By Jacqueline DePasse, MD
As an internal medicine resident at Massachusetts General Hospital, many of my colleagues and friends were on the front lines. The following story comes from two co-workers who I spoke with as they tried to process the senselessness of these tragic events.
Dr. Zachary Landman, an orthopedics resident at Massachusetts General Hospital, had just finished examining a patient’s wound and was scribbling a note at the nursing station when he overheard rumors from the nursing staff of a bomb detonation at the Boston Marathon. He ducked into a call room and flipped on one of the rarely used televisions. After only a few seconds to take in the scene of smoke and chaos, he shut off the television and briskly walked towards the emergency department.
Dr. Elias Baedorf-Kassis sat in the Acute bay of the MGH emergency department. As a third year medicine resident on his ED triage rotation, his job that day was to evaluate patients in the emergency department and decide if they needed ICU level care, admission to an inpatient ward, or simply observation.
The day was fairly typical, and patients started to move from the ED to the inpatient units as the early afternoon wore on. Suddenly the radio speaker crackled with an incoming report. Dr. Baedorf-Kassis expected to hear reports of an incoming med-flight or a cardiac arrest coming in via ambulance. Instead, over the speaker came reports of the attack. Everyone stopped what they were doing and listened. “At first we didn’t quite believe what we had heard,” he said. “We weren’t sure if this was just a mistake…very quickly we realized that something serious was happening.” His thoughts flashed to his pregnant wife, who was one of the many spectators that day.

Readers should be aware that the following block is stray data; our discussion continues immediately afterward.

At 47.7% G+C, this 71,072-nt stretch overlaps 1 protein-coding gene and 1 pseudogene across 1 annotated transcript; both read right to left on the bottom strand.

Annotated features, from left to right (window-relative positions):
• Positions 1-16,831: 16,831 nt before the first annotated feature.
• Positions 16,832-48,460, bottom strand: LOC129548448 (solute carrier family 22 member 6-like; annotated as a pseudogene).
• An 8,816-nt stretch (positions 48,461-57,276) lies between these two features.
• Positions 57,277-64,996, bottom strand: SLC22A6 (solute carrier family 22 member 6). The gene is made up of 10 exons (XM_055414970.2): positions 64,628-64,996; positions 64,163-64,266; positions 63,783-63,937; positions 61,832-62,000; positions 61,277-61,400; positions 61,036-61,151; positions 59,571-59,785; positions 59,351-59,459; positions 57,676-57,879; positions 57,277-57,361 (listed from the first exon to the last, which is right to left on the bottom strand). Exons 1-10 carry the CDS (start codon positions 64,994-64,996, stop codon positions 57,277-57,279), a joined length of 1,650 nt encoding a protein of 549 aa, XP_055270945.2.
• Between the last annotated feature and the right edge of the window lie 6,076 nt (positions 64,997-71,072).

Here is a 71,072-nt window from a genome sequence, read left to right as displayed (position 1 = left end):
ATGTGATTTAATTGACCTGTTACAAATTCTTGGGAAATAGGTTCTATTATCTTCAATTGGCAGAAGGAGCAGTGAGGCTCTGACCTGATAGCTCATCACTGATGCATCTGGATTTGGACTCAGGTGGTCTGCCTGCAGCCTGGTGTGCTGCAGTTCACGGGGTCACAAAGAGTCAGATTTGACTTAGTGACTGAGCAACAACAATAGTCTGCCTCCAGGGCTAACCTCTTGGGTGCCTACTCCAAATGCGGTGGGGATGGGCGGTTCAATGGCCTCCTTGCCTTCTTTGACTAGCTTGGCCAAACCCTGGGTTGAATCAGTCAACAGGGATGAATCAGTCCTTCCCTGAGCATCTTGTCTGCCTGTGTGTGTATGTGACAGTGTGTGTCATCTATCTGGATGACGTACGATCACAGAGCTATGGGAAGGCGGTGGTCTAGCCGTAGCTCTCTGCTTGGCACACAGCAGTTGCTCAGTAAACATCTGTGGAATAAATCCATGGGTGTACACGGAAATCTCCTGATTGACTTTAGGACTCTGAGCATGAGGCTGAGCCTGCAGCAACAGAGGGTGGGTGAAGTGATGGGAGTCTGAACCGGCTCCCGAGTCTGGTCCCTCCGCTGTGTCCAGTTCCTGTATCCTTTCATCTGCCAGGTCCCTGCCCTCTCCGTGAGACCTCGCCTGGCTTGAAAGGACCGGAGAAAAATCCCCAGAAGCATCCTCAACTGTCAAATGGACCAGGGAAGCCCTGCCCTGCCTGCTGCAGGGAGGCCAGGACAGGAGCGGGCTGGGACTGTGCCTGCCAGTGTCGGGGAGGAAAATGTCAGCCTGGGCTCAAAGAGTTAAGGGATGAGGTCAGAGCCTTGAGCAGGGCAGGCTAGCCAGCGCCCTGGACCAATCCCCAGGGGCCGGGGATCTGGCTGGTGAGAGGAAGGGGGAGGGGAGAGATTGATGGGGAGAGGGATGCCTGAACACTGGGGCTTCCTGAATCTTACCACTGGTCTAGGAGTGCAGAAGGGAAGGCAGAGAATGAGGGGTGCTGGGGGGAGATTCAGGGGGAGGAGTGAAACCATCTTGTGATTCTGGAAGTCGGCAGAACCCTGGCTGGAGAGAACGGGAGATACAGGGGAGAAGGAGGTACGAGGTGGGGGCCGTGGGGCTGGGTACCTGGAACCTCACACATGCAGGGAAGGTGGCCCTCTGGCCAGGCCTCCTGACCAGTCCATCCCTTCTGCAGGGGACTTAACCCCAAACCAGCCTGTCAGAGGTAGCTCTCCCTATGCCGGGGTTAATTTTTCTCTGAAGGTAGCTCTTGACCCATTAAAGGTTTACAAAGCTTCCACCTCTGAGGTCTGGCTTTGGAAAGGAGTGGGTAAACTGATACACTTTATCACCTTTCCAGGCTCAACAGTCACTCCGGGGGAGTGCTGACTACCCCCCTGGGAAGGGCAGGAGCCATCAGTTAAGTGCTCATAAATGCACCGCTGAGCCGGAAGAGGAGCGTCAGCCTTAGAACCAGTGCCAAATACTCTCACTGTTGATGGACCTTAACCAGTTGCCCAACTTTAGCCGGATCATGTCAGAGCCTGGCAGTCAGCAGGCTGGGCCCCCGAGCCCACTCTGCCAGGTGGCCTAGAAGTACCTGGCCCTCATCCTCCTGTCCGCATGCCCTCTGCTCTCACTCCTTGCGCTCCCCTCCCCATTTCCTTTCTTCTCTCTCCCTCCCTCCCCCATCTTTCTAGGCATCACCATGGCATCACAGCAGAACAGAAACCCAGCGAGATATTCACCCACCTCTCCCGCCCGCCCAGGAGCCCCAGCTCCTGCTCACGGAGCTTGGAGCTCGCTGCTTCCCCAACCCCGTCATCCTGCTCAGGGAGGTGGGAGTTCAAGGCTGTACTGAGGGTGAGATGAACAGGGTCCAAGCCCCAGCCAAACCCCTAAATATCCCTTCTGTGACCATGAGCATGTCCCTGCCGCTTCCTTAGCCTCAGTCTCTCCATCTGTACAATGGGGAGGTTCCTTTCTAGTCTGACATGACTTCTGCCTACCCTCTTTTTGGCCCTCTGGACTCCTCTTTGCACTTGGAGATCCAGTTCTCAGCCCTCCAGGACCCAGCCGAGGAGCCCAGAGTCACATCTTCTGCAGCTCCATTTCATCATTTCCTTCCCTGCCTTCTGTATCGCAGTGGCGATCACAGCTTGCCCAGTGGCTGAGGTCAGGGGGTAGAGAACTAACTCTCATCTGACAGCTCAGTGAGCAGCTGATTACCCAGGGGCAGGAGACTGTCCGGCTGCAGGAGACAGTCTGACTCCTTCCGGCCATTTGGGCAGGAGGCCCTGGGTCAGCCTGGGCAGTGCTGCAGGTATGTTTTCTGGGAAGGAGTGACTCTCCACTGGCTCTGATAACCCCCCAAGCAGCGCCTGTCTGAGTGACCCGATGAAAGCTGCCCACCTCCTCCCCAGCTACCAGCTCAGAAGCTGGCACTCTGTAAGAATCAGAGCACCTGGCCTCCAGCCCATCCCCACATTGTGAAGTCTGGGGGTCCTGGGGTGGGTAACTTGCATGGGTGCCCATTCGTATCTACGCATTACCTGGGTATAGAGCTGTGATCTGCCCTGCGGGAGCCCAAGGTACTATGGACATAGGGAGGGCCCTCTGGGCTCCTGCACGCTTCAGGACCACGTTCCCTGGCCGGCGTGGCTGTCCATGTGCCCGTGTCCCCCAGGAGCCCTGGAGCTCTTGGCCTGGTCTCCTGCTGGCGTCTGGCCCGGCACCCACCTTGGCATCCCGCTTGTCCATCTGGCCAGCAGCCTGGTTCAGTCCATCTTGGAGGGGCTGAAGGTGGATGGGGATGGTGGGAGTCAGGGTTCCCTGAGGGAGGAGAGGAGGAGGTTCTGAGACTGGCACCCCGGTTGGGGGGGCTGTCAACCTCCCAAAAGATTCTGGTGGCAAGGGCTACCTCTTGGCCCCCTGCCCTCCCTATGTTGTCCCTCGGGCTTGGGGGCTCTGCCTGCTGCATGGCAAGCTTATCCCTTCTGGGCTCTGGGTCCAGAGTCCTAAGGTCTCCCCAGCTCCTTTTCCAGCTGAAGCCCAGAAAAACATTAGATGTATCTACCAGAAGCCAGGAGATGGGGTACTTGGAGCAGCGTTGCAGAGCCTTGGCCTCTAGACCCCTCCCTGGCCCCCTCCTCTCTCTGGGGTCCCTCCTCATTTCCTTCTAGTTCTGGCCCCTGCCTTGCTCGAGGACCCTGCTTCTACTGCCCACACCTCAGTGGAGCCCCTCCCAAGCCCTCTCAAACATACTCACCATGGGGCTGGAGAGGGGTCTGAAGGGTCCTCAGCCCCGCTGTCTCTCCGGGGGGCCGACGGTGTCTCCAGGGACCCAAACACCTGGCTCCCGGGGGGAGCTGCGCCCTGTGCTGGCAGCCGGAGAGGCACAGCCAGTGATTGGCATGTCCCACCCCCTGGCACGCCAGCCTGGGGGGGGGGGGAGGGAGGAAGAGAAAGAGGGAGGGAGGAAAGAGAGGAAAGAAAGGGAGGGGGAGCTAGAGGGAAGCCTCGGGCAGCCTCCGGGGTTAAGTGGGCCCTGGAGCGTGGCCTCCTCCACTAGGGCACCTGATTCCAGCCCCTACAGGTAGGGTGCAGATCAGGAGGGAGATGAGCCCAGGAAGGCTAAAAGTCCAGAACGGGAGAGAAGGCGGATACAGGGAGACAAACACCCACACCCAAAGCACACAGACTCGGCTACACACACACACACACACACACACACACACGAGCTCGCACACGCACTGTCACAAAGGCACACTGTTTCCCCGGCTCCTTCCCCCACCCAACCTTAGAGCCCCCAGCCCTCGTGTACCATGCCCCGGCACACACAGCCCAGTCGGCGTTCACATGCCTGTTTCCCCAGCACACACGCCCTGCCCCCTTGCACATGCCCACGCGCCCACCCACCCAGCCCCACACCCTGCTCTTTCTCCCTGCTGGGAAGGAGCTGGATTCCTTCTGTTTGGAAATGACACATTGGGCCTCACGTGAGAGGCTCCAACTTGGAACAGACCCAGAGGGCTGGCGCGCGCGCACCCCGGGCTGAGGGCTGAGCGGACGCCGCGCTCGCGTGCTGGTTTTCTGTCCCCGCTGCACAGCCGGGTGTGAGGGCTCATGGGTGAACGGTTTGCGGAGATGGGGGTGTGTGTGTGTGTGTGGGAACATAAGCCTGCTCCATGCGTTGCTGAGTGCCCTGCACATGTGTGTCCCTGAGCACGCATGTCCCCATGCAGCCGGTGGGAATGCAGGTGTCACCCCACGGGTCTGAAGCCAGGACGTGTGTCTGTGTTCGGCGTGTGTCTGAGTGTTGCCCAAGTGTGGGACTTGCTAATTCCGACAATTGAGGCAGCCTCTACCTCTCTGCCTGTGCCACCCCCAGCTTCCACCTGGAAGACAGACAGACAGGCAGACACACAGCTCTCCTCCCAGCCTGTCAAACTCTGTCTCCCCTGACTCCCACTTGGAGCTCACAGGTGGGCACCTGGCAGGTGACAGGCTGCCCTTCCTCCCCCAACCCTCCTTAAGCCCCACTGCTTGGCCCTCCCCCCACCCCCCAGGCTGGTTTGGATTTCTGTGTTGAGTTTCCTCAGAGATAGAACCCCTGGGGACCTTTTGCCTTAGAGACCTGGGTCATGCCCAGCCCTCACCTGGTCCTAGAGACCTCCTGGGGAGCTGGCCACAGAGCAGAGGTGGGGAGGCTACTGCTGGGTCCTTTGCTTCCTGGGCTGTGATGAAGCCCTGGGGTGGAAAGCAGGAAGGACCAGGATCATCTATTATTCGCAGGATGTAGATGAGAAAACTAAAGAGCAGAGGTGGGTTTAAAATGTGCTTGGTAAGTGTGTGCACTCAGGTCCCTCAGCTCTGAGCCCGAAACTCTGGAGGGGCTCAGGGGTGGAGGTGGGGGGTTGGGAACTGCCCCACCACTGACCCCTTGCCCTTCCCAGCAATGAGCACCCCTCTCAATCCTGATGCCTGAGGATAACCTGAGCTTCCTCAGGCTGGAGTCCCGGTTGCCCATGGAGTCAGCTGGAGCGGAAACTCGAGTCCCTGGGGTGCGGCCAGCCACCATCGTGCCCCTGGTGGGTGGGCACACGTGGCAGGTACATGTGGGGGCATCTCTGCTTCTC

Dr. Landman had gowned up and was waiting by the ambulance door where he met the first wave of patients. “They just kept coming in through the door,” He estimates around twenty patients arrived in the first wave, the most critically injured among them. “The nature of the blast was such that it was a high temperature explosion and there was a lot of shrapnel. It’s difficult to quantify how many people came in, but I would estimate at least a dozen people had serious injuries and burns from the shrapnel.”
While Dr. Landman attended to the trauma victims, Dr. Baedorf-Kassis helped to coordinate staff members to clear the emergency department of any patients who were not involved with the trauma. Doctors began pouring into the emergency room. Some came from home wearing jeans and got straight to work assessing patients, sewing up lacerations, and getting beds cleared as quickly as possible. “We weren’t sure the extent of the casualties, if the first bomb was only the beginning, so we prepared for the worst possibility,” said Baedorf-Kassis.